The descriptive translation studies describes the observable processes in the interpretation and translation and the resulting Translate (Interpreting and Translation). It can, for example, be product-oriented (description of translations, e.g. in the form of a translation comparison), process-oriented (description of the translation process, e.g. through introspection with think-aloud protocols ) or function -oriented (description of the effects and social significance of translates).

The Applied Translational deals with practical issues related to translation, as the interpreter and translator training, with tools for translators ( CAT tools, terminology management systems , etc.) or with the quality assessment of Trans distillates.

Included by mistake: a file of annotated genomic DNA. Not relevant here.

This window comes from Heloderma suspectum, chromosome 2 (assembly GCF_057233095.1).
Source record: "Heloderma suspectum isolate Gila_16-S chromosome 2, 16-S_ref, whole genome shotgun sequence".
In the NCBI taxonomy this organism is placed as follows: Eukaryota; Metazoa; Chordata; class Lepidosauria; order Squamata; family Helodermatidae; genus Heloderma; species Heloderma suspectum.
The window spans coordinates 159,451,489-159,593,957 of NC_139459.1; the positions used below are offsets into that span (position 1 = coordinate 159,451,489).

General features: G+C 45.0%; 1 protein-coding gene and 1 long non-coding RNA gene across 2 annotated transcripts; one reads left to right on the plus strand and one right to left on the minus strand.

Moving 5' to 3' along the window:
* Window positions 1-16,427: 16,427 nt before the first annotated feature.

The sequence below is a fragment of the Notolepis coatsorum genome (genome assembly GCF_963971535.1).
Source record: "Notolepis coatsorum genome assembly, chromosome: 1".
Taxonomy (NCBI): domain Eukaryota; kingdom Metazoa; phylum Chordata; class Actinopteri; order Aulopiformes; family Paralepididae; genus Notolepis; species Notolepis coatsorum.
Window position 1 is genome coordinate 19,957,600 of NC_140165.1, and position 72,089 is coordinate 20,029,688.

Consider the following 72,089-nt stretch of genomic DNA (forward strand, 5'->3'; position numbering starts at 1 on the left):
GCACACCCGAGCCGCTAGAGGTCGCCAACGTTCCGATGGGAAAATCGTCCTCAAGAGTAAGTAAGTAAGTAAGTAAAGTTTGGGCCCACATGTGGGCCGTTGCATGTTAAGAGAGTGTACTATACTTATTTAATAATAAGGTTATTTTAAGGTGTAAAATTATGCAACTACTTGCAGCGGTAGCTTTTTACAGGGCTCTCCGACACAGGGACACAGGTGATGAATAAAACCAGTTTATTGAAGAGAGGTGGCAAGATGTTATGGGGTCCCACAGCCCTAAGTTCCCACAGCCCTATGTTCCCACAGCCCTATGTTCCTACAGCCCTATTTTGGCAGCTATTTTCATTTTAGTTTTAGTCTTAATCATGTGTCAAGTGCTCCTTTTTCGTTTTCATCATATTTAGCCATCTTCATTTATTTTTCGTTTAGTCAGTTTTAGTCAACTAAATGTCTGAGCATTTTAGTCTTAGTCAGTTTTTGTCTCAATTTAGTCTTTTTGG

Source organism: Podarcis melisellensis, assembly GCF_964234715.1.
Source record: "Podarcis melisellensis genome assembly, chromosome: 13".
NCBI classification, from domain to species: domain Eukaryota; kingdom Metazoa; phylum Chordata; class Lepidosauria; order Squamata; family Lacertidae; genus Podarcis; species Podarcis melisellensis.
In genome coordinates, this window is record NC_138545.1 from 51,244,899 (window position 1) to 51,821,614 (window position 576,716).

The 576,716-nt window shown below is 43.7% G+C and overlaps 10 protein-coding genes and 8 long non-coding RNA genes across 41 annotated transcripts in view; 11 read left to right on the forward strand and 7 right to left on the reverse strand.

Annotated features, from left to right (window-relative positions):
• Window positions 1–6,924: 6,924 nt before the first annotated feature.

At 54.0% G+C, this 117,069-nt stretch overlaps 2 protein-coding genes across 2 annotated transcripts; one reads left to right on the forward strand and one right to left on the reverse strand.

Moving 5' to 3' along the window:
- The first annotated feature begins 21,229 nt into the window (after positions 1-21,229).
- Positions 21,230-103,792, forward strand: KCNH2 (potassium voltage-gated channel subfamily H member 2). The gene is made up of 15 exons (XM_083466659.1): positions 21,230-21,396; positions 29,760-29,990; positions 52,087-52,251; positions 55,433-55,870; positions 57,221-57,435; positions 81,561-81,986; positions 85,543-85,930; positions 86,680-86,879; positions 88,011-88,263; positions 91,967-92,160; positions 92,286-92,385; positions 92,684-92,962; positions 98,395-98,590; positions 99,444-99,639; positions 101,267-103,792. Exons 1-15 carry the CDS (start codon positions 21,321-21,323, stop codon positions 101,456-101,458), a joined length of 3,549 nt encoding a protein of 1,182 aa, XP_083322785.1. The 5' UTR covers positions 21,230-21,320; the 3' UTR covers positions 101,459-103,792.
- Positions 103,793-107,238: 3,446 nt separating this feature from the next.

The theoretical Translatologie examined in their general shape models for the explanation the translation or the flow of interpreting itself. What exactly is going on in translation? In this area there are the points of contact between translatology and the cognitive and neurosciences . The special theoretical translatology, on the other hand, deals with delimited forms of translation, e.g. B. with a certain problem such as the translation of metaphors or with a certain language or culture pair.


Translatology as an independent interdisciplinary discipline is a child of the late 20th century, but thinking about languages ​​and translation is much older. Many philosophers and linguists have dealt with the problem of translation and interpreting . See also translation , philosophy of language , linguistics , language .